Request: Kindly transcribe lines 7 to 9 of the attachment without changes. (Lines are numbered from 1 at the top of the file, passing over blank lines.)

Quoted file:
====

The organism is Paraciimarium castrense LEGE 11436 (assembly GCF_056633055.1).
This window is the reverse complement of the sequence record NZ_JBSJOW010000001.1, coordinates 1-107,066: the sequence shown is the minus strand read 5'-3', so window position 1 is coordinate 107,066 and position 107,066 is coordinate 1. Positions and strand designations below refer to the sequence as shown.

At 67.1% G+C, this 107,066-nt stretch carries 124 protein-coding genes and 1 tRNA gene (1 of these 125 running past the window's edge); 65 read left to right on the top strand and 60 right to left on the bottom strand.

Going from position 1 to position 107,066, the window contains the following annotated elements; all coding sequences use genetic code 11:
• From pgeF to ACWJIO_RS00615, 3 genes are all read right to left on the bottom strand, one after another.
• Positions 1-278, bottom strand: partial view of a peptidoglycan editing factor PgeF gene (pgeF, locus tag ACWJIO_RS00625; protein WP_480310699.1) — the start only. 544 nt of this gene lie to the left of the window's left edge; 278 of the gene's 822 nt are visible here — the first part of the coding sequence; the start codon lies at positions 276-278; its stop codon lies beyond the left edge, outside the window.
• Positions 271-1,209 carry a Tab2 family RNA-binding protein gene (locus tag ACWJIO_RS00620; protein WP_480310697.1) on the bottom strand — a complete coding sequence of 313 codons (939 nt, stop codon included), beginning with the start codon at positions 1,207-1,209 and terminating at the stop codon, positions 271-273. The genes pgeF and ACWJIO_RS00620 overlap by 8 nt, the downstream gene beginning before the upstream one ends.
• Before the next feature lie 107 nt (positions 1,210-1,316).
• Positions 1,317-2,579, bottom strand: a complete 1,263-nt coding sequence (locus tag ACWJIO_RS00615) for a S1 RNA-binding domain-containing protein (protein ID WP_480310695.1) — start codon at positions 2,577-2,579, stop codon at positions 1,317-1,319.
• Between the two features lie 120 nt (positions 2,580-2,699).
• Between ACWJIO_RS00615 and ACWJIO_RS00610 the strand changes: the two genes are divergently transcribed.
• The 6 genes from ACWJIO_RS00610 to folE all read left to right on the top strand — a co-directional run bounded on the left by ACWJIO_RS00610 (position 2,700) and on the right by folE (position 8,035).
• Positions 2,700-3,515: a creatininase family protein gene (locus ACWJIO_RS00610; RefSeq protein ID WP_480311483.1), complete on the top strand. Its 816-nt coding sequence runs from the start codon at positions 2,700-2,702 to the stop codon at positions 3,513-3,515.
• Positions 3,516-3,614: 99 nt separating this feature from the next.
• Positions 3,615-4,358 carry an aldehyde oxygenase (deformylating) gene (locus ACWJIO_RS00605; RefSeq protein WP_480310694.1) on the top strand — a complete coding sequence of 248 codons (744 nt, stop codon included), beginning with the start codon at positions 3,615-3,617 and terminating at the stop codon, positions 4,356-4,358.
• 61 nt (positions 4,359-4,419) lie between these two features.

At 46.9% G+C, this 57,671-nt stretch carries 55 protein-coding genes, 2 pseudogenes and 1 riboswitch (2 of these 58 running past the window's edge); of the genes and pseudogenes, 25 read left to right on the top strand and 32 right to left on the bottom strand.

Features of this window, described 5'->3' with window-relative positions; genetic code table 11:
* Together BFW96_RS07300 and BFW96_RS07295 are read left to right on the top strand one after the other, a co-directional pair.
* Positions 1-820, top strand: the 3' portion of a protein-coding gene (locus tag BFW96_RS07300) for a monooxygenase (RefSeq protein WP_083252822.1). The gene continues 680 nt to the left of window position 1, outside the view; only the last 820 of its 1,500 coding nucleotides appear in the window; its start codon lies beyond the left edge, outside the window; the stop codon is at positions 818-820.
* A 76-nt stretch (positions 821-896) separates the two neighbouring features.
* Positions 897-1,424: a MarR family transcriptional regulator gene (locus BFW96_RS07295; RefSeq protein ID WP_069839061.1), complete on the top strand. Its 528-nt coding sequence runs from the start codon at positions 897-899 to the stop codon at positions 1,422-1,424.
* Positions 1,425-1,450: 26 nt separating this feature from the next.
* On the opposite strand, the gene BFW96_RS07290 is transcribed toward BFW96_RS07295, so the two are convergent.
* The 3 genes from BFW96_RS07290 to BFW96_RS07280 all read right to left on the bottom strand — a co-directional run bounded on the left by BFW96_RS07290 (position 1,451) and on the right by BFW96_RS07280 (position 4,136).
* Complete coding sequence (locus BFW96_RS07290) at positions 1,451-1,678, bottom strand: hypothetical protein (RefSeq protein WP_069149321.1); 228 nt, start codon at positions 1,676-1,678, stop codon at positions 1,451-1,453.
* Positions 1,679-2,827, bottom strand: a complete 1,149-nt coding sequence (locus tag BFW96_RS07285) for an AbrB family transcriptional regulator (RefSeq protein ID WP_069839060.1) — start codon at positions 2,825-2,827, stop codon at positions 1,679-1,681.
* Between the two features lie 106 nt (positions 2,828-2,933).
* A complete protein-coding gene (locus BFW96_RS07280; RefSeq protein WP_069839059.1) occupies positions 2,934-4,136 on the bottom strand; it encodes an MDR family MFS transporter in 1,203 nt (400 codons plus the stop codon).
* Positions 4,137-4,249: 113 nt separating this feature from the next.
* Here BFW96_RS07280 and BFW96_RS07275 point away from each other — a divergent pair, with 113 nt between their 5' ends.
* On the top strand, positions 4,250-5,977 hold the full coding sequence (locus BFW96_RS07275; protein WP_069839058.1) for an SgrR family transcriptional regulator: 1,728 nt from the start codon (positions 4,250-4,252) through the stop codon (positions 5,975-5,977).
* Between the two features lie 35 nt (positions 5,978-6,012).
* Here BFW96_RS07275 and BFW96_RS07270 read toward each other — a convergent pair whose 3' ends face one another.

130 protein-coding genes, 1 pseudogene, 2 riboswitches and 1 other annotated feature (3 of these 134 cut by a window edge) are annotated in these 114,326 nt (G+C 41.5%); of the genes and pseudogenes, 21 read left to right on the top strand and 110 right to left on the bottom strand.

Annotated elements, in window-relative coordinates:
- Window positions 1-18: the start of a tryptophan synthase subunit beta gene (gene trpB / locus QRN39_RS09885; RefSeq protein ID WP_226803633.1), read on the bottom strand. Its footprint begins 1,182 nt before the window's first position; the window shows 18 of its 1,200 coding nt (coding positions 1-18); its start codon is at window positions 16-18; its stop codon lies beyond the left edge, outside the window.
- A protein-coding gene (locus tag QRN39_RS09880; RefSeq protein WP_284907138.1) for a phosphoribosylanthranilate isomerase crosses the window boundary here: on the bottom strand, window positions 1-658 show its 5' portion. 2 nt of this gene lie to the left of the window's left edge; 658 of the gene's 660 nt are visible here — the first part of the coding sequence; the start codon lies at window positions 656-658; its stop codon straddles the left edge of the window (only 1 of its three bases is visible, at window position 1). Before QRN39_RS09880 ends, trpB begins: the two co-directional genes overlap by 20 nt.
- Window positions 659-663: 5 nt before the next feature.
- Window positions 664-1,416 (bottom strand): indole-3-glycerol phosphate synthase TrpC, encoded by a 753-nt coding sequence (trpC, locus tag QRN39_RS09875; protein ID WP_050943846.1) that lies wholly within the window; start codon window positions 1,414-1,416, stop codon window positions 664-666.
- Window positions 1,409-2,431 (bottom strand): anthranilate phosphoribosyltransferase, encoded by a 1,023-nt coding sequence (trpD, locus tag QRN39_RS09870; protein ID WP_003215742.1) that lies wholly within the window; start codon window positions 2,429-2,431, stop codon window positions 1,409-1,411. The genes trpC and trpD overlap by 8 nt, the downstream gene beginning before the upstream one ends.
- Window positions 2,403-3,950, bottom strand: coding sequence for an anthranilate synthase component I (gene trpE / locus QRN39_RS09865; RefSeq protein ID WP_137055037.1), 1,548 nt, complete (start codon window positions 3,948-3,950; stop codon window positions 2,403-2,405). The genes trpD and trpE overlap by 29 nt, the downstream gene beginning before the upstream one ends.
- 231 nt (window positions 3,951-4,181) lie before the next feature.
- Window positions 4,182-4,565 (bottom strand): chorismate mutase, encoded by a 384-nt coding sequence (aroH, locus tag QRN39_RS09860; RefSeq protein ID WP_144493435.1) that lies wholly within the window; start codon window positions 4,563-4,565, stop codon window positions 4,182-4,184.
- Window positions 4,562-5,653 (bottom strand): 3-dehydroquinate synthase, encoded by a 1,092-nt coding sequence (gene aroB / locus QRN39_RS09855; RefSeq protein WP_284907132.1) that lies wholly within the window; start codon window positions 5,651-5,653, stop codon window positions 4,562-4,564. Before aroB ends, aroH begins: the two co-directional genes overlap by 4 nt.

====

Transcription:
• Positions 271-1,209 carry a Tab2 family RNA-binding protein gene (locus tag ACWJIO_RS00620; protein WP_480310697.1) on the bottom strand — a complete coding sequence of 313 codons (939 nt, stop codon included), beginning with the start codon at positions 1,207-1,209 and terminating at the stop codon, positions 271-273. The genes pgeF and ACWJIO_RS00620 overlap by 8 nt, the downstream gene beginning before the upstream one ends.
• Before the next feature lie 107 nt (positions 1,210-1,316).
• Positions 1,317-2,579, bottom strand: a complete 1,263-nt coding sequence (locus tag ACWJIO_RS00615) for a S1 RNA-binding domain-containing protein (protein ID WP_480310695.1) — start codon at positions 2,577-2,579, stop codon at positions 1,317-1,319.